At Rockville High School it's "the courtyard." At Kensington Junior High it's known as "the trees." It's called "the logs" at Seneca Valley, "the pits" and "the hill" at Einstein and at Bethesda-Chevy Chase it's just "the front lawn."

By whatever name, the courtyard, the trees, the logs, the pits, the hill and the front lawn share one common characteristic: Those are the places on or near school grounds where students gather during school hours to smoke marijuana.

There are similar spots at almost all Montgomery County high schools. During the last five years, students have come to view them as virtual sancturies for dope smoking as enforcement attempts have been either half-hearted or nonexistent.

It had reached the point, said Einstein science teacher Frank Yelen, where many students were barely aware that smoking marijuana was illegal.

Any questions over the legality of marijuana smoking in Montgomery County schools have been abruptly dispelled in the last four weeks. County police, in a series of raids throughout the school system, have seized more than 140 students on illegal drug charges, the vast majority of them for smoking or possession of marijuana on or near school grounds.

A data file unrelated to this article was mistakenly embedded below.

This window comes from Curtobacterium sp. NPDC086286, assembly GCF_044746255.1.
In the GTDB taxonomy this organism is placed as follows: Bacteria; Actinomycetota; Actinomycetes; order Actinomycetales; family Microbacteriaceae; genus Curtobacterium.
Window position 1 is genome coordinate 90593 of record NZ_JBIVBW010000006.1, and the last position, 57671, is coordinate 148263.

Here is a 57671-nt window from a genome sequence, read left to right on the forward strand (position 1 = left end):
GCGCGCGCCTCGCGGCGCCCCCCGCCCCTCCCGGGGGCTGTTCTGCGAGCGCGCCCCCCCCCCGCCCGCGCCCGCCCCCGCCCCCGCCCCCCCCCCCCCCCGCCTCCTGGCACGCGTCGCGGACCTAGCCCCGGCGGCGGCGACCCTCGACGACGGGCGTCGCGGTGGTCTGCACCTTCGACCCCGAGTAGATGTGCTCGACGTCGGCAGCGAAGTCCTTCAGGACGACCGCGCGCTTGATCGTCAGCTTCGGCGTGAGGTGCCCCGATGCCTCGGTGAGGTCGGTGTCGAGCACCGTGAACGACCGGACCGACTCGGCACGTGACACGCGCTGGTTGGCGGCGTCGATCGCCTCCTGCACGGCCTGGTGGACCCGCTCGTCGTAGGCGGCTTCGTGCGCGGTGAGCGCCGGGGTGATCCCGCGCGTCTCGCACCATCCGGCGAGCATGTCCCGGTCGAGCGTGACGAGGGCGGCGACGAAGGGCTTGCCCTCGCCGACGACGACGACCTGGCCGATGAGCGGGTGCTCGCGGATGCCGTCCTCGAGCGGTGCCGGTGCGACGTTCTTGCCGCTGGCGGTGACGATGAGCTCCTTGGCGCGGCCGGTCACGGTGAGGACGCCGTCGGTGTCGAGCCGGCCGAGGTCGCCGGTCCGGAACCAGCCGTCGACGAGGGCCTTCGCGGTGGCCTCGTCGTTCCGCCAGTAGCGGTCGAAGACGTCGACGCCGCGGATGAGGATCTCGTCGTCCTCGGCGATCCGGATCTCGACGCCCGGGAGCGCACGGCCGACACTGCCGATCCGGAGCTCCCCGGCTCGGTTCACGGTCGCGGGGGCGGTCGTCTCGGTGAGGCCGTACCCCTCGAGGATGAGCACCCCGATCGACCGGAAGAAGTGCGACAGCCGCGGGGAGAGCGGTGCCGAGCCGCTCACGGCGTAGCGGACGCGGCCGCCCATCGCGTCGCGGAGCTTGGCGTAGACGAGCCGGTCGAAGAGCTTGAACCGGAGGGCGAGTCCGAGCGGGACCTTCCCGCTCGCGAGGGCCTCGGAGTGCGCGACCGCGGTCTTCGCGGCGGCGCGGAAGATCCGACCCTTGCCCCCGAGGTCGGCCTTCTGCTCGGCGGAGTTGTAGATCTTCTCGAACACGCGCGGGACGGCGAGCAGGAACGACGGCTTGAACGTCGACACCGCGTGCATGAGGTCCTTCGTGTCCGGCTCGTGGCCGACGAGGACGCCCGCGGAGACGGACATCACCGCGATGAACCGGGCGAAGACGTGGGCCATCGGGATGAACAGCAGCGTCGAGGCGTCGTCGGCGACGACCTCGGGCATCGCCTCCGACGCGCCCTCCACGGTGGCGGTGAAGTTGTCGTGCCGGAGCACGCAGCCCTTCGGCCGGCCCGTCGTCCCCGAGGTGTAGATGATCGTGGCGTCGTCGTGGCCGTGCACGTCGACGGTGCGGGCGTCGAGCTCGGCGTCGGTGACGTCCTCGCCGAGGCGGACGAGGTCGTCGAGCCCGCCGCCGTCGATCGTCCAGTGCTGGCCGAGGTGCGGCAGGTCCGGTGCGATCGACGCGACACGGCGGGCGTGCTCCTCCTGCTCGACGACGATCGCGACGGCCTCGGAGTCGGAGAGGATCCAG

"We just felt we had to do something to bring attention to what's happeining at the schools," said Montgomery County's tough, outspoken police chief Robert J. diGrazia. "We wanted to set the parameters at the beginning of the school year. We watched the young people for a couple of weeks, then we moved in."

In the month since the police raids began with the early morning arrests of seven students by plainclothes agents at Bethesda-Chevy Chase High School, the reaction has been emotional, varied and intense.

Students at Bethesda-Chevy Chase and Whitman staged protest rallies, blocking traffic briefly before dispersing. Later a group of students leaders, while condemning marijuana smoking during school hours, passed a resolution calling for decriminalization of marijuana use and voiced objections to the police raids.

Teachers and administrators, taken by surprise by the raids, have endorsed the actions although some administrators appeared miffed at first that they were not informed in advance.

Others, asking "Why now?" suggested the raids might be politically inspired and an effort to bolster the chief's public image in the face of criticism from rank and file officers.

Others voiced flat-out support of the crackdown.

"How can a teacher expect to teach a child who is asleep, disoriented or stoned in class?" said Montgomery County Education Association (MCEA) president Hank Heller. "It's difficult to teach a class on Friday afternoon if the local pusher is around."